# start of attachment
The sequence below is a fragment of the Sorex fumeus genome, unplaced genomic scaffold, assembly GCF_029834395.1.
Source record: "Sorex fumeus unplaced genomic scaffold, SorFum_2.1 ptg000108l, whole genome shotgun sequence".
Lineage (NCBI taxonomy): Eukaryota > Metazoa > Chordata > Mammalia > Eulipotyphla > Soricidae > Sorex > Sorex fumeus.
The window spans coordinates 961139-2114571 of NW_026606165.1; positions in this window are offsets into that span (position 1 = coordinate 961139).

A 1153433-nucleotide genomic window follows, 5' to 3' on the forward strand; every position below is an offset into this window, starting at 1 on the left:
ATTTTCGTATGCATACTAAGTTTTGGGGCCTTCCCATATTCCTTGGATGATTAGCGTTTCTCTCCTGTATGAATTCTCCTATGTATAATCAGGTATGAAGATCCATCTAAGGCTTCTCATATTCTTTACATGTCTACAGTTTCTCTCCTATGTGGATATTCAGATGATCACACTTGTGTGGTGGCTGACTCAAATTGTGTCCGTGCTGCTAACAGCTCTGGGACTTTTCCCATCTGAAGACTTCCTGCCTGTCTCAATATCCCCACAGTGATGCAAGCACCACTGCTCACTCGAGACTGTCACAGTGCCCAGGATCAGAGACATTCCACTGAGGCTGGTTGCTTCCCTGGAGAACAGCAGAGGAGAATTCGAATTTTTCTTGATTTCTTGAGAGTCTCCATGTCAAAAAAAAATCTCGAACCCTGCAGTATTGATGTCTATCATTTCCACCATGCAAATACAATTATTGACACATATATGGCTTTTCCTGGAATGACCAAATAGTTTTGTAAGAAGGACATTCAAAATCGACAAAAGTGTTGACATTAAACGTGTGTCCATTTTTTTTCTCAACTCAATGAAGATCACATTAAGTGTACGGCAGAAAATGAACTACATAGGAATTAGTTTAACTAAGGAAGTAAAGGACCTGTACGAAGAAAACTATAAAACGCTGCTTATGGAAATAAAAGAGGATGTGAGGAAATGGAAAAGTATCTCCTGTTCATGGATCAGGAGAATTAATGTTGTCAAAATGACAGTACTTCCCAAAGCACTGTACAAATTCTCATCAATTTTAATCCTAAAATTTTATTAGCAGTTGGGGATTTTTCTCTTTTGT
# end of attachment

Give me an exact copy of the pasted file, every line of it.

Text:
The sequence below is a fragment of the Sorex fumeus genome, unplaced genomic scaffold, assembly GCF_029834395.1.
Source record: "Sorex fumeus unplaced genomic scaffold, SorFum_2.1 ptg000108l, whole genome shotgun sequence".
Lineage (NCBI taxonomy): Eukaryota > Metazoa > Chordata > Mammalia > Eulipotyphla > Soricidae > Sorex > Sorex fumeus.
The window spans coordinates 961139-2114571 of NW_026606165.1; positions in this window are offsets into that span (position 1 = coordinate 961139).

A 1153433-nucleotide genomic window follows, 5' to 3' on the forward strand; every position below is an offset into this window, starting at 1 on the left:
ATTTTCGTATGCATACTAAGTTTTGGGGCCTTCCCATATTCCTTGGATGATTAGCGTTTCTCTCCTGTATGAATTCTCCTATGTATAATCAGGTATGAAGATCCATCTAAGGCTTCTCATATTCTTTACATGTCTACAGTTTCTCTCCTATGTGGATATTCAGATGATCACACTTGTGTGGTGGCTGACTCAAATTGTGTCCGTGCTGCTAACAGCTCTGGGACTTTTCCCATCTGAAGACTTCCTGCCTGTCTCAATATCCCCACAGTGATGCAAGCACCACTGCTCACTCGAGACTGTCACAGTGCCCAGGATCAGAGACATTCCACTGAGGCTGGTTGCTTCCCTGGAGAACAGCAGAGGAGAATTCGAATTTTTCTTGATTTCTTGAGAGTCTCCATGTCAAAAAAAAATCTCGAACCCTGCAGTATTGATGTCTATCATTTCCACCATGCAAATACAATTATTGACACATATATGGCTTTTCCTGGAATGACCAAATAGTTTTGTAAGAAGGACATTCAAAATCGACAAAAGTGTTGACATTAAACGTGTGTCCATTTTTTTTCTCAACTCAATGAAGATCACATTAAGTGTACGGCAGAAAATGAACTACATAGGAATTAGTTTAACTAAGGAAGTAAAGGACCTGTACGAAGAAAACTATAAAACGCTGCTTATGGAAATAAAAGAGGATGTGAGGAAATGGAAAAGTATCTCCTGTTCATGGATCAGGAGAATTAATGTTGTCAAAATGACAGTACTTCCCAAAGCACTGTACAAATTCTCATCAATTTTAATCCTAAAATTTTATTAGCAGTTGGGGATTTTTCTCTTTTGT